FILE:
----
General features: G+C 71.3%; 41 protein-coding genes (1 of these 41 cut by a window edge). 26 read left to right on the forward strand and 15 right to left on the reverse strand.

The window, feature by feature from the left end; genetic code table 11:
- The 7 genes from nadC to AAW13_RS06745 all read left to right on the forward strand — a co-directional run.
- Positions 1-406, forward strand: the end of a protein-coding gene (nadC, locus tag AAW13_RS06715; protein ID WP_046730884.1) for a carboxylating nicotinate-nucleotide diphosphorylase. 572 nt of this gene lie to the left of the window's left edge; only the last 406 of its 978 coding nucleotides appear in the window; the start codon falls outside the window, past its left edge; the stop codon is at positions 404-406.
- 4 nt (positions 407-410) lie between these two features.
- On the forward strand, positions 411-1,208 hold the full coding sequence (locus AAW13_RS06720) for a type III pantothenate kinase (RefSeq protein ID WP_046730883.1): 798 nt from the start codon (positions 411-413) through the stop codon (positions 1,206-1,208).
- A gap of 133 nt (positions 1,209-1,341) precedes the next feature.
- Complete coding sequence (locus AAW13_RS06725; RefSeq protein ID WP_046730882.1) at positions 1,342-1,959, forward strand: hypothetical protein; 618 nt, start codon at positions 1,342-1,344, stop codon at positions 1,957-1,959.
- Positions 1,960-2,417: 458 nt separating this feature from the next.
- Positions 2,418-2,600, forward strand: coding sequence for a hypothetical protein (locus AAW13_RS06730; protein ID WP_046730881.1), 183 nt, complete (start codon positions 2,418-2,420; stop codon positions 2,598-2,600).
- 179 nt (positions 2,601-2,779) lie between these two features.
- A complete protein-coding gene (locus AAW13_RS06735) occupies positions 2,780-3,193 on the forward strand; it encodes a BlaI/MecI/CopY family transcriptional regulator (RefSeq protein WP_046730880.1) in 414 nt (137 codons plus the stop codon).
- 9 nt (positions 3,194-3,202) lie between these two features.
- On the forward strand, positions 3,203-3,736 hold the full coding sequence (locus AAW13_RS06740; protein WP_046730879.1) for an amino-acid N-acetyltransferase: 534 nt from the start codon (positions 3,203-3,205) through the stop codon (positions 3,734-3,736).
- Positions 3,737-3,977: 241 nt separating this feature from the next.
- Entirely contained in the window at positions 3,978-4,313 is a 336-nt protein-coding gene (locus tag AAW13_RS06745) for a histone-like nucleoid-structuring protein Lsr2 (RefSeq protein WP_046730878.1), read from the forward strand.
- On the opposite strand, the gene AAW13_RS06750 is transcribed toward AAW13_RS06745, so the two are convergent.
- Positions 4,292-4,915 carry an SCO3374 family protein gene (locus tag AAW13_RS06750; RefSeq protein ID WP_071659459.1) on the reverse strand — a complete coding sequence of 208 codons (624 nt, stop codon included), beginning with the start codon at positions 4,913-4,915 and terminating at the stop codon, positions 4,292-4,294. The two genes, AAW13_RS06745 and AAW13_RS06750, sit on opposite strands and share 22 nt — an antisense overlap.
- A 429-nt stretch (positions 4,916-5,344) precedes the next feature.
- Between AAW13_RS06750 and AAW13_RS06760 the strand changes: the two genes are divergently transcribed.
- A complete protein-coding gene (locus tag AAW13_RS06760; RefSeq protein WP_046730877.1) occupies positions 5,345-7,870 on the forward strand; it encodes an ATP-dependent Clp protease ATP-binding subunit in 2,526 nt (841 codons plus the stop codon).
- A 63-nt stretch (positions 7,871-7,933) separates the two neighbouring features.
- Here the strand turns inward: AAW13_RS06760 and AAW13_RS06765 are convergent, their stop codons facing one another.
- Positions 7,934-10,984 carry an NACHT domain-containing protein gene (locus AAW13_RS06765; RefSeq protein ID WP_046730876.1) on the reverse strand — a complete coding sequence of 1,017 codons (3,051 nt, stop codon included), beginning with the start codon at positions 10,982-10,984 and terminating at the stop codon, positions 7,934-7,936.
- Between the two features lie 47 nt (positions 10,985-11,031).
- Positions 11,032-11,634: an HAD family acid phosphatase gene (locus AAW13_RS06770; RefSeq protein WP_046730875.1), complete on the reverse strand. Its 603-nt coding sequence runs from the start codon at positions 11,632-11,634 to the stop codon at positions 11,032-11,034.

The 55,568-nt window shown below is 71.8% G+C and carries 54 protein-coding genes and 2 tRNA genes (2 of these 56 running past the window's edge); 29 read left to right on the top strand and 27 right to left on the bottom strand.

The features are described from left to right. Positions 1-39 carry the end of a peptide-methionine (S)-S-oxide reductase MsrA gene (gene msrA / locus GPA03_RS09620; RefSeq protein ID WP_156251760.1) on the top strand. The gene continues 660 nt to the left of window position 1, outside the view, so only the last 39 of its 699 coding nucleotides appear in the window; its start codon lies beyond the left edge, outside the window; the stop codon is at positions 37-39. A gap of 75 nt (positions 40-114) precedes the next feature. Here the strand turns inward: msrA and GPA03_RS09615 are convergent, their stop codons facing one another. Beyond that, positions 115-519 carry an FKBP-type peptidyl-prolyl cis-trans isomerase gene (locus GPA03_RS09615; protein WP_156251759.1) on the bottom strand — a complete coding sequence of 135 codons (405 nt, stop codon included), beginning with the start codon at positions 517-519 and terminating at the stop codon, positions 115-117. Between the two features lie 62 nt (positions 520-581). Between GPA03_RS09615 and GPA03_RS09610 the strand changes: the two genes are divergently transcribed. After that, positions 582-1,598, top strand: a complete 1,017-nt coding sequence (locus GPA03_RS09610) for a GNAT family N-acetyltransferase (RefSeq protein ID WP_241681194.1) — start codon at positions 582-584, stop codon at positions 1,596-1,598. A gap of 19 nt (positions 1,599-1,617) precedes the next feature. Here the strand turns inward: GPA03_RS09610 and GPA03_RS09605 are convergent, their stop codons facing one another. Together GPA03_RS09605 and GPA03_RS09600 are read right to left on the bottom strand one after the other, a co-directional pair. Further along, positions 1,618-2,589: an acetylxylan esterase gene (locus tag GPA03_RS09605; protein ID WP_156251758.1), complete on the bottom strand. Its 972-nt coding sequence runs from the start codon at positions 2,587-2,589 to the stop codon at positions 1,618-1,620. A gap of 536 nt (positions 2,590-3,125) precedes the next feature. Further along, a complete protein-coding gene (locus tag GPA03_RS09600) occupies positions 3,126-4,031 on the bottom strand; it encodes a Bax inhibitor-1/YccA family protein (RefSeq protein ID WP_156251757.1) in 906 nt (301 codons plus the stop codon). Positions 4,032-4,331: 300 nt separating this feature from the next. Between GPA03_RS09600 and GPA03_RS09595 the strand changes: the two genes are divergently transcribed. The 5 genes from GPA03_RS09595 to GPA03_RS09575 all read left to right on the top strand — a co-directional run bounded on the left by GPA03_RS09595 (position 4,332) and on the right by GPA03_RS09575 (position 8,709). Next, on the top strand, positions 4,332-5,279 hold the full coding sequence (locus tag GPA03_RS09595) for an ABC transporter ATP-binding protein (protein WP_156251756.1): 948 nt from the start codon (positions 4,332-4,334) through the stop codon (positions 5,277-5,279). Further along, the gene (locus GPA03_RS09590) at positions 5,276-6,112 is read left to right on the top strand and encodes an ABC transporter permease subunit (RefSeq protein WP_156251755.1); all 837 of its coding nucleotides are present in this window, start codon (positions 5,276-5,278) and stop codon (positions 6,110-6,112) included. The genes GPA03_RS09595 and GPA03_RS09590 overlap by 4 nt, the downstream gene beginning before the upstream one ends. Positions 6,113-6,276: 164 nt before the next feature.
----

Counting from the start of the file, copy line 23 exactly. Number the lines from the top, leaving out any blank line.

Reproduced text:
- Here the strand turns inward: AAW13_RS06760 and AAW13_RS06765 are convergent, their stop codons facing one another.